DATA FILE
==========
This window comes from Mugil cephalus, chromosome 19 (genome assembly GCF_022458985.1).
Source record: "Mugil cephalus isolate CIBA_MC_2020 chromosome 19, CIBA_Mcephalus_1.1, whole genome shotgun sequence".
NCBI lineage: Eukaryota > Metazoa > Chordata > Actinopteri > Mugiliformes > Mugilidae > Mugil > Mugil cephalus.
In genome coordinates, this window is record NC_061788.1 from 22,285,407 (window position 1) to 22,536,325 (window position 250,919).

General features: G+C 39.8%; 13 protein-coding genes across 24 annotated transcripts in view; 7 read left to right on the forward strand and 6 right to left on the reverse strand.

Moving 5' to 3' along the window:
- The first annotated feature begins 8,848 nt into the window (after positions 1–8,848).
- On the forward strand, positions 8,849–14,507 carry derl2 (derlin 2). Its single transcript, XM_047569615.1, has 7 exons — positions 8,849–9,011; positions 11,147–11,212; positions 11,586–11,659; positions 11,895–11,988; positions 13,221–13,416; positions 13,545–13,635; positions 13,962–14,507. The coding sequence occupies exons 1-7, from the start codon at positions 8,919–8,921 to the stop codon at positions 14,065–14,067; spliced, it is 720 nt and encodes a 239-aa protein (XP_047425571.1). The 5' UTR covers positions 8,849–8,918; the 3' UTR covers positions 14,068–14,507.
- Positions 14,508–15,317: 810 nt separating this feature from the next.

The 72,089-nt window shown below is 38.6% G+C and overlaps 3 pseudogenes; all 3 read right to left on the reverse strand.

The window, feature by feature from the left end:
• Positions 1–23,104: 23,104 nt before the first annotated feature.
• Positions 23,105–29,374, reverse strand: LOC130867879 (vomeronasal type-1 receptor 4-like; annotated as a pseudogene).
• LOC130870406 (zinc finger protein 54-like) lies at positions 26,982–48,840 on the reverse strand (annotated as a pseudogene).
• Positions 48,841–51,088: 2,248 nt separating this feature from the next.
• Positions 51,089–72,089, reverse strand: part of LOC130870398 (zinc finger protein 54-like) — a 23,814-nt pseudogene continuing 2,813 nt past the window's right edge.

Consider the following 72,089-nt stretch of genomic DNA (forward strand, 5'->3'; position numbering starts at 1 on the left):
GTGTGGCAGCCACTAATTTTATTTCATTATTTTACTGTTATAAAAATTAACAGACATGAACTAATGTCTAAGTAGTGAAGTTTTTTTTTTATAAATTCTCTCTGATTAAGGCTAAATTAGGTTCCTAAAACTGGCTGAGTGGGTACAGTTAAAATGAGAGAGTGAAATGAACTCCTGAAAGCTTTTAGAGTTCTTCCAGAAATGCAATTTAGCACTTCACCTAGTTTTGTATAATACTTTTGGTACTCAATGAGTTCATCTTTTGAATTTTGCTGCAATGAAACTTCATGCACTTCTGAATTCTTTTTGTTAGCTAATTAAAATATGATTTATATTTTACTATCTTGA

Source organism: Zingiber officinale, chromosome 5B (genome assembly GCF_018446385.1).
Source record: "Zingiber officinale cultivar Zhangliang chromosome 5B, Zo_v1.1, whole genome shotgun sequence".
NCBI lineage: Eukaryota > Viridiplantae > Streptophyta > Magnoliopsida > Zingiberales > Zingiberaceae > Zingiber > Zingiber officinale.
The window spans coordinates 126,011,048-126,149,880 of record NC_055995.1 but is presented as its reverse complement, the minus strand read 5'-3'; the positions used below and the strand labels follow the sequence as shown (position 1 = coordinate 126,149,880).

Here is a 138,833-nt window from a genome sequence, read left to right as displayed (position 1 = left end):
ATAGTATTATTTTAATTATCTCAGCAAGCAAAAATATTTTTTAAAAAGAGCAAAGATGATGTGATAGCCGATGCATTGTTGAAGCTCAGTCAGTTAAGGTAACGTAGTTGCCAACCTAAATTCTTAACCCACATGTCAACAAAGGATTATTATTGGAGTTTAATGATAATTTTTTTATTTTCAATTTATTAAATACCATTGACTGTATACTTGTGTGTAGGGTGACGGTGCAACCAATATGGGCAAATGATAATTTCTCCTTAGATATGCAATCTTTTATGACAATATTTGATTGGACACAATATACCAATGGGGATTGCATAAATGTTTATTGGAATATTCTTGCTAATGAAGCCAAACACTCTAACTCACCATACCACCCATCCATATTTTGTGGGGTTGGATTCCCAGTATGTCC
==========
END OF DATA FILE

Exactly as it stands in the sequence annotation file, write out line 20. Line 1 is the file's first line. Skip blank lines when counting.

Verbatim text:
Source record: "Zingiber officinale cultivar Zhangliang chromosome 5B, Zo_v1.1, whole genome shotgun sequence".